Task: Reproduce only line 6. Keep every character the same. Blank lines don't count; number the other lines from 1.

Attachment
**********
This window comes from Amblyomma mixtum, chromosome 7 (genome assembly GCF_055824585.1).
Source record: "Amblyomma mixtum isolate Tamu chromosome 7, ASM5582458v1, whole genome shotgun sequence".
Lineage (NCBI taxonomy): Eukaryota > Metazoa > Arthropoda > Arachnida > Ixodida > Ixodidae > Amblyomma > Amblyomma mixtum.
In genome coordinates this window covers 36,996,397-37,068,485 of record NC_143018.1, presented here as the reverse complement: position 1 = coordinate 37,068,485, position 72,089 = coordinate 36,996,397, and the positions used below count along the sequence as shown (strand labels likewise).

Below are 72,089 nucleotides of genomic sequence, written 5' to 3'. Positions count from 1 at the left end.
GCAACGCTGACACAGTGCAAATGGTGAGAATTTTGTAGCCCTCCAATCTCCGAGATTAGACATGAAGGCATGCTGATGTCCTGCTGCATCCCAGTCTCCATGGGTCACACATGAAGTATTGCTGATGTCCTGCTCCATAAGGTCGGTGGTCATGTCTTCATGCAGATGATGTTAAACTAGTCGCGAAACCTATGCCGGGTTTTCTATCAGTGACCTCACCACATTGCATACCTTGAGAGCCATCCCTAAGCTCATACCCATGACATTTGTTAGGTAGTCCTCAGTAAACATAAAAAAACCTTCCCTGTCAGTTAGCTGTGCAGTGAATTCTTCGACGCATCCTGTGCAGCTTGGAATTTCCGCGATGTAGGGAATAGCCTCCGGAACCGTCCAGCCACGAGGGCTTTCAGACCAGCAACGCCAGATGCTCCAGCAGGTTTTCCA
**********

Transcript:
GCAACGCTGACACAGTGCAAATGGTGAGAATTTTGTAGCCCTCCAATCTCCGAGATTAGACATGAAGGCATGCTGATGTCCTGCTGCATCCCAGTCTCCATGGGTCACACATGAAGTATTGCTGATGTCCTGCTCCATAAGGTCGGTGGTCATGTCTTCATGCAGATGATGTTAAACTAGTCGCGAAACCTATGCCGGGTTTTCTATCAGTGACCTCACCACATTGCATACCTTGAGAGCCATCCCTAAGCTCATACCCATGACATTTGTTAGGTAGTCCTCAGTAAACATAAAAAAACCTTCCCTGTCAGTTAGCTGTGCAGTGAATTCTTCGACGCATCCTGTGCAGCTTGGAATTTCCGCGATGTAGGGAATAGCCTCCGGAACCGTCCAGCCACGAGGGCTTTCAGACCAGCAACGCCAGATGCTCCAGCAGGTTTTCCA